I feel as though our blog is in a rut. The lack of comments confirms my suspicions. I am running out of adjectives and we just haven't run into any tragedies as of late that have been blog worthy. Well, unless you count the complete disregard for anything resembling a train schedule in Italy. But I suppose that was more of an inconvenience. Its not like we were in a rush to get anywhere. A near tragedy occurred while climbing over huge boulders on the breakwater from our Cinque Terre town, Manarola. I (Kristen) thought I sprained my ankle. Being the uncoordinated clutz that I am, I slipped on a rock and scraped up my knee, shin and hand. The ankle hurts much less now (whew). But a quick rinse with sea water cleaned the cuts right up and they now only hurt mildly.
So, yes, everything has been going wonderfully lately. The Cinque Terre was incredibly beautiful (honestly, someone send me a thesarus(sp?)(maybe a dictionary, too)). Five small fishing villages are strung together by a hiking trail and an(unreliable) train along the coast, south of Genova. The cliffs are jagged and the villages colourful.
As luck would have it, only the toughest, steepest, most narrow, sweat-inducing path was open while we were there. The next time I go anywhere it is going to be Saskatchewan. I can barely manage the stairmaster nevermind a steep hill of a narrow path in 30 degree weather! I must admit that the scenery was stunning. The villages looked even cooler when looked upon from above. We even walked right through an olive grove. The olives squished between my sandals and feet probably made enough olive oil for my own jar! Back at sea level, we saw schools of tropical fish loitering near the docks and breakwaters.
One of the best parts of our Cinque Terre visit was meeting up with a great Australian couple that we had met back in Switzerland. We ate gelato, discussed our travels and couchsurfing, sat out on the breakwater, swam in the Ligurian Sea, and tried to convince them to come to Canada (B&D: come to Canada!)
To really experience a culture, we have tried to become temporary locals rather than tourists. Sun-drenched Italy, though, presented us with a road block: Italians aren't fair-skinned (read:pasty) like us...they have olive coloured skin. We needed to pick out other, more imitateable visual characteristics to fit in. I (Jonathan, now) found that the best way to fit in (other than speaking Italian, which I don't) is to walk around with the buttons on my collared shirt undone dangerously close to my navel. Speaking very loudly and emotionally, while smoking cigarettes. With this, I have decided to not become a temporary local, and stick with being a tourist and outsider. Do I want to come back to Italy? Of course! To be better prepared, though, I want to study Italians in their element: what better place to do so than in Niagara Falls!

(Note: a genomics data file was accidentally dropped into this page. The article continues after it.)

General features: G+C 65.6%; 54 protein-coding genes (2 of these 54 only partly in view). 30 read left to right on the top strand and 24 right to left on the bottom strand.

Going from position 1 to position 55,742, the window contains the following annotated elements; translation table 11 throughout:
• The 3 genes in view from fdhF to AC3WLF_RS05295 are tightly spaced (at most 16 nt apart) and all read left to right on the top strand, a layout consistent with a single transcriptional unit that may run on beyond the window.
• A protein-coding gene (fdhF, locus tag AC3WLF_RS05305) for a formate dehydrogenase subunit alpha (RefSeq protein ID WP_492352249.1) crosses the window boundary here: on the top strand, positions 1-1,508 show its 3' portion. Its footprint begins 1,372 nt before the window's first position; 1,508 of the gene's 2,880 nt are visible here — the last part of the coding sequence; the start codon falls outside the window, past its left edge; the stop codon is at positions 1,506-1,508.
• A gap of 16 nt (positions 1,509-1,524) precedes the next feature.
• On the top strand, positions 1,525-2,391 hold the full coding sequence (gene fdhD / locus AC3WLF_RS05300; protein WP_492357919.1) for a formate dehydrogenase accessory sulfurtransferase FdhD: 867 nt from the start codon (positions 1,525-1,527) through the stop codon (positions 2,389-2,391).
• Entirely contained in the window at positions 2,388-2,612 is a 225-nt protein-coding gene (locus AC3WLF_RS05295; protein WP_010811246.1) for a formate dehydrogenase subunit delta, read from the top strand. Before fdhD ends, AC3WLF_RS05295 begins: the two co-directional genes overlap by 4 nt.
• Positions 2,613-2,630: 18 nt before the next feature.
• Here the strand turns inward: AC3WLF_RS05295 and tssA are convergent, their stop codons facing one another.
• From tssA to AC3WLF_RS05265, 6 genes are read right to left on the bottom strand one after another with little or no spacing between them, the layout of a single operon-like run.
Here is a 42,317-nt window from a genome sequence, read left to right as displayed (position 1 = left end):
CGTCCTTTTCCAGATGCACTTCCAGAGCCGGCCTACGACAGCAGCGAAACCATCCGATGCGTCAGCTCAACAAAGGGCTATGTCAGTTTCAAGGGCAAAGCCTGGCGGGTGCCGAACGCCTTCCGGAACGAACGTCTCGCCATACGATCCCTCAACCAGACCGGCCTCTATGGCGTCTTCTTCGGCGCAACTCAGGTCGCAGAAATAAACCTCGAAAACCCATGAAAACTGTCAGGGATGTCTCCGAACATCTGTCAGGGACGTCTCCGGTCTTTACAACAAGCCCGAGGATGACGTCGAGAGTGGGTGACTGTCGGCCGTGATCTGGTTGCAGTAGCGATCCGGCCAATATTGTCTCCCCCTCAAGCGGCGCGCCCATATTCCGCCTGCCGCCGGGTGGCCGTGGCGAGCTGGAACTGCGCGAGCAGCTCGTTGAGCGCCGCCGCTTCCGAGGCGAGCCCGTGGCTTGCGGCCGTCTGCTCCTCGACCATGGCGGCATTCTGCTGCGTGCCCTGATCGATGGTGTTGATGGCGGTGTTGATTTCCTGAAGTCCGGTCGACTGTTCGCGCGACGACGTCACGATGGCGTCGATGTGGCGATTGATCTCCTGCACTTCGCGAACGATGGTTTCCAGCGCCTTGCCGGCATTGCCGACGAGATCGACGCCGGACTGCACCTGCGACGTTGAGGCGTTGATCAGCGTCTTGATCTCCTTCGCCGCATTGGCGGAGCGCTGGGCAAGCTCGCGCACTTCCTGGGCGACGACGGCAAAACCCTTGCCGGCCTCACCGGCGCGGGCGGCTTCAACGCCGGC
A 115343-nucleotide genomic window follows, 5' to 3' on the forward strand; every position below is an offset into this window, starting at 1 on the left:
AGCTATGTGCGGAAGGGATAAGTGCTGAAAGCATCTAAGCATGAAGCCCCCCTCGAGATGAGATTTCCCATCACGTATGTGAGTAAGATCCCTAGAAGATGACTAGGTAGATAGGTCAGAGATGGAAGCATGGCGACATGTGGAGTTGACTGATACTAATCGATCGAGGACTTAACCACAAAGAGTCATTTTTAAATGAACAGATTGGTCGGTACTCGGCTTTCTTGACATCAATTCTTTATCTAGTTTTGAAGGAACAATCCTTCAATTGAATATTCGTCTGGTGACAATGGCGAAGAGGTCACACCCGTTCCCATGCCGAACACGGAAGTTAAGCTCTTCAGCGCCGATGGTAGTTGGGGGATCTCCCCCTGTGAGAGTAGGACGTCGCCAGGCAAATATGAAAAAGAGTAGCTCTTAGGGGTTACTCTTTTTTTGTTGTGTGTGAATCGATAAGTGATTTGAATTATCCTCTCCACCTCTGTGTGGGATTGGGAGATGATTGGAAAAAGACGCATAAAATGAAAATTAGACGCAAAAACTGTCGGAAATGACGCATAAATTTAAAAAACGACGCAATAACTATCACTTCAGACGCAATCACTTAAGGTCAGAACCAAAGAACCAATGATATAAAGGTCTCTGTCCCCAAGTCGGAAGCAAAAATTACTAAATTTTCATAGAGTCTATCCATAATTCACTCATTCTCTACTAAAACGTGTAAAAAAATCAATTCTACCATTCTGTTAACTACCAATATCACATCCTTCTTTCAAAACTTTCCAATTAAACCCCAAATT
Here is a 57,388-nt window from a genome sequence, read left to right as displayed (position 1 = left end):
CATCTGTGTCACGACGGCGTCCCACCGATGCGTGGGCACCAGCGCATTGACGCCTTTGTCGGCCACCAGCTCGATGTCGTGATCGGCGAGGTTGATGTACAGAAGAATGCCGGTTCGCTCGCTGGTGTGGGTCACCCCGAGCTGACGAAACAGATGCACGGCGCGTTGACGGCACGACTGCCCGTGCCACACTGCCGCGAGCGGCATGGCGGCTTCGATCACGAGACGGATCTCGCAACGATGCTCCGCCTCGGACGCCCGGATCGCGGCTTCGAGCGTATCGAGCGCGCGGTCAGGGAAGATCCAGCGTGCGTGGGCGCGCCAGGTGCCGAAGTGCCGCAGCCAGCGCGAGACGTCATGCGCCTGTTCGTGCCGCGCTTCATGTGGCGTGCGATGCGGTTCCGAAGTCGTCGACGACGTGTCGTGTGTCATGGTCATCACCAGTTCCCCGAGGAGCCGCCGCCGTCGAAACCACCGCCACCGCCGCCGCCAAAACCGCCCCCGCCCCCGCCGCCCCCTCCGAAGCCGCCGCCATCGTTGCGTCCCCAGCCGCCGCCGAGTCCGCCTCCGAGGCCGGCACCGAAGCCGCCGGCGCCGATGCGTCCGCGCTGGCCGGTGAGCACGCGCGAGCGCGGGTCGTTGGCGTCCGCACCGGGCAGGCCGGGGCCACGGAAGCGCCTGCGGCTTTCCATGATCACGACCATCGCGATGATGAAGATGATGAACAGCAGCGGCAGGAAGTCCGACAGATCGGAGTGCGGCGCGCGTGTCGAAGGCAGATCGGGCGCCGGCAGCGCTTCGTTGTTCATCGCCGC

Commenting on the comments:
We should have started this a long time ago. To make up for lost time here are some long-awaited answers. The shoes and sandals (both Merrells) are great! I would recomment them to anyone. Our camera is a Kodak z612 (not a z650...oops). We (Kristen mostly) love it and are really impressed how it has held against the daily wear and tear. It takes a whole lot of pictures everyday! Italians, for the most part, have been great to us. It would definitely be a lot easier if we spoke Italian, however. So far, we love Italy, which is good, because we hear it gets even better as we go south. As for dogs and cats: they are everywhere! People bring their dogs everywhere they go; into grocery stores, on Rhine cruises, buses, trains, banks, internet cafes, restaurants...you name it, we've seen a dog there. Its funny too, because hardly any of them are on leashes! They must have some great dog tainers over here. They can be several feet from their owners and no one takes notice. The dogs just catch up at their leisure. The dogs also seem to be either (1)small, purse-sized ones, (2)Westies, or (3)huge and bear-sized. It is much the same with cats. The only difference is that they rarely seem to even have collars on. There are honetsly cats everywhere. They wander aimlessly, looking for attention or sprawl themselves in the middle of things (much the same as home). Each city also has at least a dozen community cats with their own shelters and food buckets. The cat/dog situation here is definitely unique...and something fun to photograph!